# Is the speed of light constant to all observers?

Ibix
There are at least three different things one can call the "speed of light".

The first is the speed of light in a medium. This is variable. Hau's experiment is a modern and extreme example in a Bose Einstein condensate (which I wouldn't call a crystal, by the way), but the effect was well known long before Einstein. For example, Fermat was able to derive Snell's Law from the principle of least time.

The second thing is the coordinate speed of light. This is also variable. Shapiro delay is an example. But this is an effect analogous to looking at the shadow of a rod on bumpy ground - it will most certainly be curved, and regularly spaced notches on the rod may well be irregularly spaced on the shadow. This is an effect of the shape of the ground (analogous to your choice of coordinates), not the rod itself (analogous to the 4d path of a light ray).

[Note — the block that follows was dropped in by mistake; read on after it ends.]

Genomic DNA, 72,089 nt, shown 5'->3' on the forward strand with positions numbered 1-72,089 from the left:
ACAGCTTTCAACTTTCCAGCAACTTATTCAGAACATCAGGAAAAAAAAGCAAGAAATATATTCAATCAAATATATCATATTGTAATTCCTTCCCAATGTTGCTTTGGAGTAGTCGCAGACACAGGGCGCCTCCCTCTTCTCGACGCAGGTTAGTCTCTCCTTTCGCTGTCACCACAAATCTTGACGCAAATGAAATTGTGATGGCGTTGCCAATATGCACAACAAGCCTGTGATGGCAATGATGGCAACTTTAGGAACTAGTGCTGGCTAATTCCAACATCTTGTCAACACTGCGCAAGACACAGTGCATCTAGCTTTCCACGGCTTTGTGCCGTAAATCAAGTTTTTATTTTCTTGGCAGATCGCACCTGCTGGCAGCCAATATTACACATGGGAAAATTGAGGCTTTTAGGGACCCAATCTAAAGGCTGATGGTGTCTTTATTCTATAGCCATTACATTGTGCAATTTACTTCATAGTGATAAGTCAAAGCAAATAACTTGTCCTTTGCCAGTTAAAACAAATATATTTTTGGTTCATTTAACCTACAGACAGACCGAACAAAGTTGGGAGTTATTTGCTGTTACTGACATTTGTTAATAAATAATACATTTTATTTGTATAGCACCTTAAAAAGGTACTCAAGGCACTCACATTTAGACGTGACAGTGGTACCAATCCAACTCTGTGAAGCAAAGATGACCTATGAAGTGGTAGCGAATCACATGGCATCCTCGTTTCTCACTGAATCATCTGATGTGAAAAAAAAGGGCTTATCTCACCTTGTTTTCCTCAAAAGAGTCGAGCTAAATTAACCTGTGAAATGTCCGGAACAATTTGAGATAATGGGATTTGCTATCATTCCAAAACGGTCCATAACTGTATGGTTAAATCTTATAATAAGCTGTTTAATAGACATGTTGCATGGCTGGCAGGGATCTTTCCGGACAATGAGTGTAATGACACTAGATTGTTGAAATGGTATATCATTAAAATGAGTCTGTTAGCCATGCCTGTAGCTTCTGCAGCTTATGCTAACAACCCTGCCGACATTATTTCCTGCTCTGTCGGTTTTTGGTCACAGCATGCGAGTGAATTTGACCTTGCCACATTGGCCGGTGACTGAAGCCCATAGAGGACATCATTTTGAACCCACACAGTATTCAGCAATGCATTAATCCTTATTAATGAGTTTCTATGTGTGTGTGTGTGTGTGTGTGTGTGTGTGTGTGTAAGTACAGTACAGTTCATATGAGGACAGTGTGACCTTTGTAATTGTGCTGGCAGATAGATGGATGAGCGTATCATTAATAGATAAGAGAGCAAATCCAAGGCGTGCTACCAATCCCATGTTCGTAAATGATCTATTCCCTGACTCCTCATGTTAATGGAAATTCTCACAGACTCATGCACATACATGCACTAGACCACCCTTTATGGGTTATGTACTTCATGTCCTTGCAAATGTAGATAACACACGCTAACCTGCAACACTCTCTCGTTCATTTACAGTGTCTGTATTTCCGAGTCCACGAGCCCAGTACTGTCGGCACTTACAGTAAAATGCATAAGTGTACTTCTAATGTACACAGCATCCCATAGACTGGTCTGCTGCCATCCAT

Finally, there's the locally measured speed of light in vacuum. This is not variable. All observers will always see light pass them at c. Even in the presence of gravity, spacetime is locally flat (this is the meaning of the equivalence principle), so gravity does not have any effect on this measurement.

No one disputes that the first two are variable. But the last one cannot be variable in general relativity.